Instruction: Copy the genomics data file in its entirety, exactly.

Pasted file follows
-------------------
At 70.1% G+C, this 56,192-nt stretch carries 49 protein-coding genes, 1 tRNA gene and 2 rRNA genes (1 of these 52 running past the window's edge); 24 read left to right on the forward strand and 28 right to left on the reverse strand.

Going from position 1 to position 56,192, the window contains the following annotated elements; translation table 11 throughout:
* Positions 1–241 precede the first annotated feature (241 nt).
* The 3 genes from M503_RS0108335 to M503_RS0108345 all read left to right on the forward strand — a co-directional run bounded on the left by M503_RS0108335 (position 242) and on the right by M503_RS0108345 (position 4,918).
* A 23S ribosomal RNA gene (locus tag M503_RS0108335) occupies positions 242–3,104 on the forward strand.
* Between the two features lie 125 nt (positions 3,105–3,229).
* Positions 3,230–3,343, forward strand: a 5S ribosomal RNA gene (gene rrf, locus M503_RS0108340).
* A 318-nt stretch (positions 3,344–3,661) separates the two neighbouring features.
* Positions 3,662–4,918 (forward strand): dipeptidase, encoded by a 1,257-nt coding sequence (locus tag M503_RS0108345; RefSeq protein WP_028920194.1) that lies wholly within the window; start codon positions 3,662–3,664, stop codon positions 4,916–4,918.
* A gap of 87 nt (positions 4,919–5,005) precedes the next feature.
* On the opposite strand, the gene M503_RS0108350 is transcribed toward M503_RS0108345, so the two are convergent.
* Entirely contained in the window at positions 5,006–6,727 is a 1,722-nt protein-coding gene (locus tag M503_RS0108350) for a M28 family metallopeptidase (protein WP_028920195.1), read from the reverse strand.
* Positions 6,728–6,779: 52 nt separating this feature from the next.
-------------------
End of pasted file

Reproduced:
At 70.1% G+C, this 56,192-nt stretch carries 49 protein-coding genes, 1 tRNA gene and 2 rRNA genes (1 of these 52 running past the window's edge); 24 read left to right on the forward strand and 28 right to left on the reverse strand.

Going from position 1 to position 56,192, the window contains the following annotated elements; translation table 11 throughout:
* Positions 1–241 precede the first annotated feature (241 nt).
* The 3 genes from M503_RS0108335 to M503_RS0108345 all read left to right on the forward strand — a co-directional run bounded on the left by M503_RS0108335 (position 242) and on the right by M503_RS0108345 (position 4,918).
* A 23S ribosomal RNA gene (locus tag M503_RS0108335) occupies positions 242–3,104 on the forward strand.
* Between the two features lie 125 nt (positions 3,105–3,229).
* Positions 3,230–3,343, forward strand: a 5S ribosomal RNA gene (gene rrf, locus M503_RS0108340).
* A 318-nt stretch (positions 3,344–3,661) separates the two neighbouring features.
* Positions 3,662–4,918 (forward strand): dipeptidase, encoded by a 1,257-nt coding sequence (locus tag M503_RS0108345; RefSeq protein WP_028920194.1) that lies wholly within the window; start codon positions 3,662–3,664, stop codon positions 4,916–4,918.
* A gap of 87 nt (positions 4,919–5,005) precedes the next feature.
* On the opposite strand, the gene M503_RS0108350 is transcribed toward M503_RS0108345, so the two are convergent.
* Entirely contained in the window at positions 5,006–6,727 is a 1,722-nt protein-coding gene (locus tag M503_RS0108350) for a M28 family metallopeptidase (protein WP_028920195.1), read from the reverse strand.
* Positions 6,728–6,779: 52 nt separating this feature from the next.